SCconvertsto Christianity 30.6 1.9 (D) Muslim 4. The intermediate caste Hindus (C) and Muslims (D).2 1.3 2. SC and ST converts to Christi- anity 2.4 4.5 7.4 1.5 2.1 6.6 3.8 25.9 2.8 2.4 2.0 4.9 2.6 2. Trade ces.Servi.1 3.1 11.3 0.0 36.2 38. The broad classification of communi- 478 This content downloaded from 202.2 2.5 (A) .8 4.6 The 1968 survey gives a detailed desthe various social groups in terms of (a) Activity Status (Table 7).4 sections (B) to have a larger proportion of student population and a lower pro- | (iii) Syrian portion of wage earners when compared to other communities.2 1.6 0.2 5.4 IScheduledTribes 0. Jacobites 35. namely (A) the Hindu Upper Castes (Brahmin.5 9.6 1.2 (C) (D) Ezhava 28.2 8.7 14. Muslim 22.4 3.7 14.8 20.5 S T converts to Christianity 15.8 9. tural Skilled Profes.1 0. On the other hand.7 17.1 10. TABLE 8: PERCENTAGE DISTRIBUTION OF EARNERS IN MAJOR CATEGORIES OF EMPLOYMENT.8 4.Family loyed yed Enter- Wages prises CBrahmin 36.5 0. In these Tables the selected communities are classified among them are mostly distributed in the salaried.9 6.7 38.9 .7 t Ezhava 5.4 8.6 16.9 .2 3.6 19.3 1.1 36.6 LNair 14.3 on Mon. and (E) Scheduled Castes.8 8.3 33.2 2.3 32.6 29.9 .4 2.4 1.7 0.0 8.4 26. It is characteristic among the upper caste Hindus (A) and the Chris-tian f Christian (total) 10.7 (according to socio-economic similarity) into five groups. is extremely low when compared to the other communities.4 5. They were engaged in cultivation and industrial.3 5.1 36.7 0.2 39. Their parti- of Tribals).6 24.Annual Number February 19179 ECONOMIC AND POLITICAL WtEKLY TABLE 7: ACTIVITY STATUS-PERCENTAGE DISTRIBUTION OF PERSONS IN SELECTED CASTES/COMMUNITIES. employer and self-employed classes.0 1.8 0.3 81.7 13.3 58.9 8.7 1.and Trans.1 3.9 5.2 (Scheduled Castes 22. remain the major constituent in the labour force for agricultural operations and Rllied activities. who formed only a tenth of the state's population.9 (B) .6 6.4 66. while having a lower proportion of student population .3 5. Scheduled Tribes and their converts to Christianity. Ambalavasi and Nair).jstor.2 30.2 6.8 5.3 11.6 1.8 tNair 32.7 2.5 1.2 9.3 22.3 2. Jacobites. The workers (i) Marthomites 17.1 3.0 80. 1968 Community Student Daily Weekly Salaried Employ-Self Unpaid Unemp.6 jScheduled Tribes 15. Marthomites and Latin Catholics).8 21.8 15.1 1.4 Source: 1968 Survey Report.6 10.6 0. (b) distribution of gainfully employed persons in *various occupations (Table 8) and (c) caste composition of workers in each occupation (Table 9).1 21.0 10.7 9. 1968.5 9.1 12.0 6.0 2.and Labour minis- Community Commu- tra.2 1.5 22.0. the Pulaya or Cheruma community was restricted almost wholly to agricultural labour as the cipation as cultivators (except in the case main occupation.3 (E) .8 4.0 29.2 (A) i Ambalavasi 29.have a larger propiortion of workers in the wage labour and selfemployed categories.3 0.9 6.6 1.6 1.9 0. Kammala 3.2 7.1 7.5 11.5 2. tholics 7.4 2.Agricul.0 6.7 36. There are only a few among them in the salaried and employer classes. the proportions of salaried and employer seeLions among them are higher than those among other communities below them in the social hierarchy.1 38.6 5.5 2. 3 72.1 17.7 1.6 2.0 0.6 3.3 7.3 2. 1968 (I) (t1) ~(III) (IV) (V) (VI) (VII) Techni.10. (C) the Hindu Inter- mediate Castes (Ezhava and Kammala).0 3.7 2.6 All communities 6.8 1.org/terms .6 7.2 12.3 6. trading and commercial activities. or industries or as persons engaged in business or commerce.5 0.6 1. The main activIty of these communities is daily wage employment. To some extent they worked also as wage labourers.6 1.4 2.4 4.6 0.5 37. pational pattern. op cit.2 15.2 8.8 16.4 8..0 8.0 5.8 36. cription of employment pattern among The industrial classification for 1961 and 1971 shows that the Scheduled Castes and the Scheduled Tribes.5 16.6 { Kammala 27. Trivandrumn.7 0.8 10.0 9.2 7.7 Marthomites 39. namely (E).7 32.3 1.Uncal. owners of production processes.7 4.5 2.7 1.8 0.7 28.2 2. .4 0.1 1.6 2.. The lowest proportion of non- working population (student + 'others') is amo-ng the Scheduled Castes and the Scheduled Tribes (E).7 3.4 3.compared only to (A) and (B) groups.6 LOther Hindu 4.0 4.3 8.0 3.2 4.2 1. Ambalavasi 31. (B) the Christian sections (Syrian Catholics.2 1. (D) Muslims.3 6.6 5.9 5.5 F Scheduled Castes 1.2 40.2 37.4 6.2 (iv) Latin Ca- .7 36. the occupations concerned are by and large related to traditional crafts supplementary to agricultural production.3 3.2 6.ive nications fiBrahmin 46.1 1.4 3. However.5 7.4 All communities 27.9 (B) i (ii) Jacobites 13.and Labour sional Sale Farming Craft Port Allied and Ad.6 2.6 12.8 Source: Report on the Sample Survey on Socio-Economic Conditions of Castes/Communities in Kerala.9 5. Though about four per cent of workers among the Scheduled Castes have reported as self-employed.0 3.2 8. 11 Apr 2016 11:53:57 UTC All use subject to http://about.5 42.5 56.7 3.8 0.3 3.2 2.5 20.41. Bureau of Economics and Statistics. Catholics 8.2 0.2 37.4 2.4 8.3 LCatholics 26.1 (C) .8 35.4 4.8 (E) .4 8.4 33.2 48.2 3.8 41.Othetg Wages yer emplo.1 29.1 19.9 0.3 40.9 14.7 2.8 3.7 [Syrian Catholics 32.

4 10.9 19. transport and communication.0 26.4 4.1 38.3 25.2 1. Ambalavasi 0.8 1. continue to retain a considerable proportion of their earners in the same occupations as in the past. A community-wise distribution of earning persons in each major category of employment would. namely (I) technical.1 0. The next most advantageous position in acquiring remunera.0 26. On the other hand.Proporcal.4 15.1 2.3 13. and service occupations.1 0. Jacobites 22.6 32.Crafts Service.10.8 0.7 1.3 24.3 0.1 20.0 100.7 They have pioieered the process of land reclamation and developing plantations.ECONOMIC AND POLITICAL WEEKLY Annual Number February 1979 TABLE 9 : COMMUNITY-WISE DISTRIBUTION OF EARNERS IN EACH CATEGORY OF EMPLOYMENT.8 All communities 43.8 13.7 7.4 12.tive occupations is held by the Nairs who onco formed the militia and the tenantry of the land.Labour Admi.9 0.2 0.6 12. (V) service.3 0. TABLE 10: PERCENTAGE OF EARNERS ACCORDING TO MONTHLY INCOME.2 9.0 36. who have endured in the past the most severe forms of social and economic disabilities have poor representation in the more remunerative occupatiorls.2 6. as a community.4 20.0 38.9 27.6 6.3 0.2 0.6 (A)i Ambalavasi 25.2 LKammala 31.municanistra.1 associates of the Brahmin aristocracy. is closely similar to that of the Brabmins. and (VII) unskilled labour.9 r Mathomites 29.4 13.5 4.3 J(ii) Jacobites 6.3 16.3 1. are primarily agriculturists. Most of the Christians.5 (B).7 0.2 1 (i) Marthomites 3.0 0. They are also very much involved in farming.0 100.7 (E)4 ScheduledTribe 66. For instance.6 All communities 100. the interimediate caste Hindus (C) who have experienced social disability and have traditionally constituted a major section of the peasantry and artisan class.5 12.1 LLatin Catholic 49.7 0.Sale port and Labour Total Community sional and Allied Earners and Com. 11 Apr 2016 11:53:57 UTC All use subject to http://about.1 1.7 16. On the other hand. though traditionally Tnot averse to any particular occupation.1 0. 1968 Monthly Income (Rs) Community Below 50 50-100 100-200 More Than 200 rBrahmin 11.5 2.9 3.3 16.1 I SC and ST converts to Chris- Ltianity 62.2 2.0 Source: 1968 Survey Report.0 3. therefore.9 11.2 1.8 7.2 16.6 12. The employment pattern among the Ambalavasis. by investing their savings from trade and other acti- vities.Unskil. op cit.1 0.8 (C)t rEzhava 17.7 1.2 14.1 0. Scheduled Tribes and their converts to Christianity.6 16.7 0. commercial and farming activities.4 32.5 LKammala 0.7 0.2 0.3 0. technical and professional occupations.6 9.3 7.1 16.7 LNair 31. each of these communities munerative employment Is largely asso- has certain predetermined advantages which give themn a relative superiority over other communities.0 considerably from the onset of capitalist of the 19th century. The Muslims (D).3 39. 9 4.0 100. ties into various classes of activity status throws further light on the nature of Christian communities have comparatively larger proportions of earners in a little more insight into the caste-class their participation in specific occupations. and ing Trans. also made them competent to hold administrative. These communities have.4 23.6 17.2 7. (IV) crafts.0 21. peasants or traders during the 'pre-capitalist system have benefited rChristians (total) 25.5 1.2 farmers.0 32.7 11.2 7.5 1.0 30. the Brahmins who claim antiquity in landlordism.2 5.4 I Scheduled Tribe 0.3 0.3 (D) Muslim 10.5 0.8 4. (VI) agricultural and allied labour.0 17.1 28.1 4.6 15. op cit. the Scheduled Castes.3 1.1 25.5 11. traders and commercial people.jstor.8 4. KERALA 1968.8 29.1 0.9 5.4 19.tion tive rBrahmin 7.2 1.8 7.3 on Mon. This classification brings but the fact that the upper caste Hindu and the first three categories of occupations.4 17. Agri.1 3.4 r Scheduled Caste 62.5 4.41.0 100.1 1.5 12.9 (D) Muslim 39. (II) trade and sale.7 14.6 3. ciated with traditionally high caste s.0 100.tatus and occupational freedom.org/terms .1 Others 8.0 5. business composition in various occupations.8 r Scheduled Caste 2. however. who were tenant (A).1 4.5 17.3 0.8 (E)> SC and ST con- verts to Chrisia- lnity 0.1 (B).9 15.0.3 (iv) Latin Ca- ( tholics 3.8 9.2 0. Table 9 shows that better and more re- However.1 31.2 30.0 100. learning and intellectual pursuits have the largest proportion of earners in technical.3 27.6 0.0 23. (III) farming.1 26.1 18.1 .2 32. (iii) Syrian Catholics 8.8 25.0 100. In Table 8 the employment opportunities are grouped into seven broad categories.6 2.8 (C)g Ezhava 49.9 5. professional and administrative. professional and administrative careers.5 Syrian Catholics 28.7 12. achieved a higher level of economic advancement mainly because of their concentration in professional.1 30. Their representation in other occupations is nearly equal to the state average.1 tendencies in agriculture since the close LNair 26.cultural led tion of Profes.7 7.7 0.7 2.2 26. provide Sutlrce: 1968 Survey Report.6 5.5 2.5 0.0 2.6 9.6 3.4 29.2 2.6 31.4 0.3 28. It is also significant to find that the appro- priation of various salaried jobs under the government and quasi-government sectors has been largely disproportionate among the different communities despite well-defined legislative regulations for safeguarding the interests of 479 This content downloaded from 202.8 20.7 5. who were originally temple servants and () (11) (III) (IV) (V) (VI) (VII) Techni-Trade Farm.2 20. The spread of education which was much faster among them.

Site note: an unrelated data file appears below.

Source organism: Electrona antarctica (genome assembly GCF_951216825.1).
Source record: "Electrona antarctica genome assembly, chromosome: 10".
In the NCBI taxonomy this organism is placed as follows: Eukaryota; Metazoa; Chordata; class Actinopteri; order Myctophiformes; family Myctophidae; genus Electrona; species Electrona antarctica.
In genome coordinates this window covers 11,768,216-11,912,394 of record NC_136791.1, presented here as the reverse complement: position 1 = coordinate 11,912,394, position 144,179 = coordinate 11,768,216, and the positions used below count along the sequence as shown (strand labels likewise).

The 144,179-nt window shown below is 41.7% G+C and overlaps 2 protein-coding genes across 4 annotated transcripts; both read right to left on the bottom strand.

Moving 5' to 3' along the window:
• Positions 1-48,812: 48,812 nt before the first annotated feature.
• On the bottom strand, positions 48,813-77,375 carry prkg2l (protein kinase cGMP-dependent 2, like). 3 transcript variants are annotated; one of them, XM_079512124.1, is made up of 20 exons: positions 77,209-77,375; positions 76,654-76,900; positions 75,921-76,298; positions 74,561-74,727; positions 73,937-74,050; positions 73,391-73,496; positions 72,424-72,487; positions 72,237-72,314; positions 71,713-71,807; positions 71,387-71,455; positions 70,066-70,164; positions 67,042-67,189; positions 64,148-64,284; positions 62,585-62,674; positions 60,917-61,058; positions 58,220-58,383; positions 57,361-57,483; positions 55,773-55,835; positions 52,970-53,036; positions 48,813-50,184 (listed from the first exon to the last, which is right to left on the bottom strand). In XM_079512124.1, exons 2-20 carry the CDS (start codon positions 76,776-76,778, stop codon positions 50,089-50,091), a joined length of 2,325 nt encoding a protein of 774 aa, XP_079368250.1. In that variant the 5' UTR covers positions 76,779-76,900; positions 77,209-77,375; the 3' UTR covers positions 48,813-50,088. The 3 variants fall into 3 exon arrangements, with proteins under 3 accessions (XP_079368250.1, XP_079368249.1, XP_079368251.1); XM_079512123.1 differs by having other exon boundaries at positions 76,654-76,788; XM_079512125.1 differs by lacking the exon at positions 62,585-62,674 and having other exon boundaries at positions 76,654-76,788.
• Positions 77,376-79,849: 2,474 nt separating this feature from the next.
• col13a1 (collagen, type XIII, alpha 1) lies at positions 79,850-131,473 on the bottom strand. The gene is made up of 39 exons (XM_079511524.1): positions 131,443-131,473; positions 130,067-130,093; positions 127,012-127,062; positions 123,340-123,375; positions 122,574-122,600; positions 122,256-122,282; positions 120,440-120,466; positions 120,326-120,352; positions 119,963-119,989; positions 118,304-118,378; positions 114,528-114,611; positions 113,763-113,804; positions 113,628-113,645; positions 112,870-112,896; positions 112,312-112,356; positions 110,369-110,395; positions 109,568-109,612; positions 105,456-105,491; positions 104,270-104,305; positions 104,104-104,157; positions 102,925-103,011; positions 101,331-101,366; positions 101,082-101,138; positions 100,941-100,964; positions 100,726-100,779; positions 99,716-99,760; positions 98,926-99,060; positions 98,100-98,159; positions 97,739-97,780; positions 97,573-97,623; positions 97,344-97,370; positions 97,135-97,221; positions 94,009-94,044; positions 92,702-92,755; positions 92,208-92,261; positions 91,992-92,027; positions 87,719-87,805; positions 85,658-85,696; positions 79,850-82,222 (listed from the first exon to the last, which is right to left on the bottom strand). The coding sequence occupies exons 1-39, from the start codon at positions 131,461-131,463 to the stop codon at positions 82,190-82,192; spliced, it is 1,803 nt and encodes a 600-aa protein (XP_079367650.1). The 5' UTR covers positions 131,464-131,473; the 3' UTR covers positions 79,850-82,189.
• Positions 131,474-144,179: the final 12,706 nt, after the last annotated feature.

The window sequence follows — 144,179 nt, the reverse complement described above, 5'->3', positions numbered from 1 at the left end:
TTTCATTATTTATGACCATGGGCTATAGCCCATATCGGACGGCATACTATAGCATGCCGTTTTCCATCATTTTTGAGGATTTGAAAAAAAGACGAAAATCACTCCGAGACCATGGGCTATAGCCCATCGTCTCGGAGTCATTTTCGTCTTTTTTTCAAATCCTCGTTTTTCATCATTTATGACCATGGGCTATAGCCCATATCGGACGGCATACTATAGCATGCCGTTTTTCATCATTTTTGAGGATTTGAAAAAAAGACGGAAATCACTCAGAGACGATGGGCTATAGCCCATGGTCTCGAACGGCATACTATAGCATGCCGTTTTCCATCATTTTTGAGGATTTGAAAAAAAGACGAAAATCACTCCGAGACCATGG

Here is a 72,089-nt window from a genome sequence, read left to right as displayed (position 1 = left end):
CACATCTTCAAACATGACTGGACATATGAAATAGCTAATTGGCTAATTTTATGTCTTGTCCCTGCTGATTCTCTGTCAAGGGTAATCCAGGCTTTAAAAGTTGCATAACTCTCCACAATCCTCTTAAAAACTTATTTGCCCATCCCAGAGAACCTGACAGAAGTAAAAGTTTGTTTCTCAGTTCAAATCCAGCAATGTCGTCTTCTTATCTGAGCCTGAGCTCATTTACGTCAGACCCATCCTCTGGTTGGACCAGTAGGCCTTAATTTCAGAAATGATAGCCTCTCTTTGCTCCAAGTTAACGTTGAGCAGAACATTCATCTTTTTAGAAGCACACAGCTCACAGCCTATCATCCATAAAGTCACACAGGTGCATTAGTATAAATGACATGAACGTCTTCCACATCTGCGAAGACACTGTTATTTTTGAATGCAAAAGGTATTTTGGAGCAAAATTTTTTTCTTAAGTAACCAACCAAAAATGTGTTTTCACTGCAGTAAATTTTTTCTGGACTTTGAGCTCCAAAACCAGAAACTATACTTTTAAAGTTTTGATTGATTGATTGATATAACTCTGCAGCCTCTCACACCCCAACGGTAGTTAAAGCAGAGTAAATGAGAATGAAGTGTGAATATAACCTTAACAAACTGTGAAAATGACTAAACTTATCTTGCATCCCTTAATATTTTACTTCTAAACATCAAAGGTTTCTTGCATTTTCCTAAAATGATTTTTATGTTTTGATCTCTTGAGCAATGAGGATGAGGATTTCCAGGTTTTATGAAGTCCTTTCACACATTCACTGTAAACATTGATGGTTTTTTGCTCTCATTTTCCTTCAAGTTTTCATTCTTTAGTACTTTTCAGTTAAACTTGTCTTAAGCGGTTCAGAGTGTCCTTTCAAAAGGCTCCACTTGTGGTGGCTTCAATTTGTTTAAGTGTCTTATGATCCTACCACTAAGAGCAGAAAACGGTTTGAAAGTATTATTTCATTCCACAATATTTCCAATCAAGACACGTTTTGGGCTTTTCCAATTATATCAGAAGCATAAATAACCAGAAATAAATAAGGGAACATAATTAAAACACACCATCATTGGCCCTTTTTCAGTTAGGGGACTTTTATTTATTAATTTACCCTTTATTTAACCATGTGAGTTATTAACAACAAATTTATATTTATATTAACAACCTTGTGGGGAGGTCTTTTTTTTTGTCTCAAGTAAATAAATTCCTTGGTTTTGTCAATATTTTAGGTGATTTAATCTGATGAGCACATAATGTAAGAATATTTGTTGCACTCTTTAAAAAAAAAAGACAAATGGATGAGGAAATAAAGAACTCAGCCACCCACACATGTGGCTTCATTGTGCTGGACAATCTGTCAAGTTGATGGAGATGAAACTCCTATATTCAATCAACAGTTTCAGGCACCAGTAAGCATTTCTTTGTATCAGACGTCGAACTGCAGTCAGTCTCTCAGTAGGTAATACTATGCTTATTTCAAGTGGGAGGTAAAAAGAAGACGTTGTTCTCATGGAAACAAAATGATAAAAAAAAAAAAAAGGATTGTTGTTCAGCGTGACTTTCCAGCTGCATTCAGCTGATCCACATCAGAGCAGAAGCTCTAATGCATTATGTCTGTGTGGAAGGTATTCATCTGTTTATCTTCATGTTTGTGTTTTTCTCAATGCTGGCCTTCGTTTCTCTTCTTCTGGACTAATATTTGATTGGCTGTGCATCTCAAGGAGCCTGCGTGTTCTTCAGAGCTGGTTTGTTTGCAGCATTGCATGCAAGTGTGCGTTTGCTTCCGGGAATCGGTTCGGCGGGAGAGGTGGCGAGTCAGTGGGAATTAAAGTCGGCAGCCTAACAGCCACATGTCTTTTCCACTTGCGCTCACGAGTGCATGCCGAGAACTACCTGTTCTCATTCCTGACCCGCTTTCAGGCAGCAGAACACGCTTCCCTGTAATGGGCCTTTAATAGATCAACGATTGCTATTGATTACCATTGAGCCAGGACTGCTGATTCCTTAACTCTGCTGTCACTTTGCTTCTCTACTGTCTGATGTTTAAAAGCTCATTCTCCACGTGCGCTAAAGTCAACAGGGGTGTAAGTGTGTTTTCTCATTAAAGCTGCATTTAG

41. In Egypt a number of people who distributed leaflets criticising President Anwar Sadat's November 1977 visit to Israel were detained.'st. received no trial at all.6.en. and their political supporters that the subsequent land legislations during 1960. Bureau of Economics and Statistics. the earning pattern -of the various communities will provide information on their respective levels of economic attainments.2 and 45. is poorly represented in all categories of jobs. In Iran.3 and 67.persons thus detained were executed after trial or summarily kill- ed.Annual Number February 1979 ECONOMIC AND POLITICAL WEEKLY all social groups. which constitutes only a third of the state's population. The liquidation of the first Communist Ministry which had introduced the first Agrarian Relations Bill (1957). More than two-thirds of the 'gazetted'.9. The resistance to radical land reform was so high among the landlords. 2 TC' Varghese. which forms' almost one-fifth of the population. Political Persecution in West Asia and Africa ACCORDING to Amnesty International Report. in the last grade jobs of certain departments. thousands of people suspected of opposition to the authorities were kil!ed il a programme of "revolutionary terror". This is. In Uganda. are all part of the attempt to safeguard the interests of the landlord class. 1978. p 103. Vol 4. pp 449-457. government action against real or alleged conspiracies led to the imprisonment. alleged sympathisers of the Iraqi Baathist Party. For example. of suspected rivals of those in authority. caste-class identity is an inherent feature ir.4 (Sources: Census cf India 1931 cited in Table 1).4 and 20. The lowest among the castes are also the poorest earning groups and vice versa. op cit p 107 to 120. May 1976. National Sample Survey. the capitalists. although it has now a certain level of interpenetration on account of the influence of social movemenits. particularly that of the weaker sections (Harijans and Other Backward Communities). political imprisonment for similar reasons occurred in a number of other African states. "Education and Economic Chance in Kerala". The muslim community. socio-economic relations in Kerala. new detention orders continued to be issued ard more than a thousand convicted political prisoners remained imprisoned. 6 The Census of India. Hundreds of people were arrested in Tunisia for trade union activities. Equatorial Guinea.2 and 78. the dominant communal organisations.5. alleged Communist Party members were executed as were suspected Kurdish dissidents.9 In short. Centre for Development Studies. 4 The propertied class has always heen resorting to judicial and political means to retain their land possessions. Palestinians were convicted or detained without trial by Israel for their critical attitude toward Israel's presence in the Occupied Territories rather than for violent activities.8 in this regard.4 and 53. 1966-67". The Ezhava and other Hindu communities in this group have managed to obtain a fairly good number of jobs in the 'non-gazetted' and last grade' services. Vol II. State. In Ethiopia. the land sales and transfers during the sixties (see "Land Reforms Survey in Kerala. shows! that the forward communities hold the maximum number of jobs. However. "Agrarian Change and Economic Consequences: Land Tenures in Kerala 18501960". political forces and administrative reforms. In South Africa. Trivandrum 1968).in Congo. Ezhavas 13. reached "massacre proportions". Somalia and Zaire . of. the intervention of these factors in the reorganisation process does not radically alter the caste-class association. 1978 in many countries of West Asia and North Africa political prisoners frequently had no access to fair trial and.8. other Hindu 13. members of the Lango and Acholi tribes were killed because of their tribal origin. The landlords have been using communal organisations and political pressures to obviate the possibility of losing land rights. while in Algeria former President Ahmed Ben Bella spent his 13th year under house arrest. by far the greatest number of human rights violations in the area related to issues not at the center of world attention. 1970. p 107 to 120.4. In Rhodesia/Zimbabwe detention without trial remained the most common form of imprisonment..omic Backwardness of Harijans in Kerala" in Social Scient.org/terms . The latest available information (1968). 8 Government of Kerala. and the averages for all communities 20. "Backward Classes Reservation Commission Report". In Syria. often without trial. "Econ. Nair 51. their proportion in the total population) and the disparity is most significant in the case of appointments in the 'gazetted' category. Notes 1 The proportions of households re-. porting ownership of wet and dry lands among the various communities are respectively: Brabmins 42.9. however. Trivandrum. INCOME D?sTiBUrIoN Finally.ome levels are closely associated with caste hierarchy. perhap. at times. 7 T C Varghese. Although 700 of 950 known detainees were released in early 1978. etc. In some cases . Trivandrum. people in leftwing and religious opposition alike were imprisoned.3 and 59.8 and 51. The representation of Harijans and their converts to Christianity is' the lowest in all categories of salaried jobs except. detention without trial and banishment remained common in political cases. 1964 and 1969 were diluted considerably in respect of provisions affecting their interests. the natural culmination persistent disparity in the distribution of land-holding education and employment opportunities.3 on Mon. the slow process of disposal of land disputes. The Christian sections have a satisfactory representation in all categories of jobs. Marxists and mnembers of the Muslim Brotherhood were imprisoned. where the practice of murder by seciirity forces had. No 215. Table 10 con- firms that inc. Some examples: In Iraq. The representation of the other Backward Communities in salaried jobs has not been quite close to the 'norm' (i e. 5 PR Gopinathan Nair. However.. Syrian Christians 26. 9 P Sivanandan. Kerala Vol I. The white minority governments of southern Africa continued to imprison suspected suporters of various black nationaiist movements. Kerala Vol II Part V A and Part II B (i) 1961 and 1971 Series I India Paper 1 of 1975. 3 Tables on Land-holdings.jstor.10. Elsewhere in Africa. 480 This content downloaded from 202. many of whose relatives were also imprisoned. 11 Apr 2016 11:53:57 UTC All use subject to http://about. -over one-half of the 'non- gazetted' and nearly half of the 'last grade' jobs are held by members of this group alone. In Morocco people of Saharan origin remained in detention on account of their ethnic origin. Muslims 20.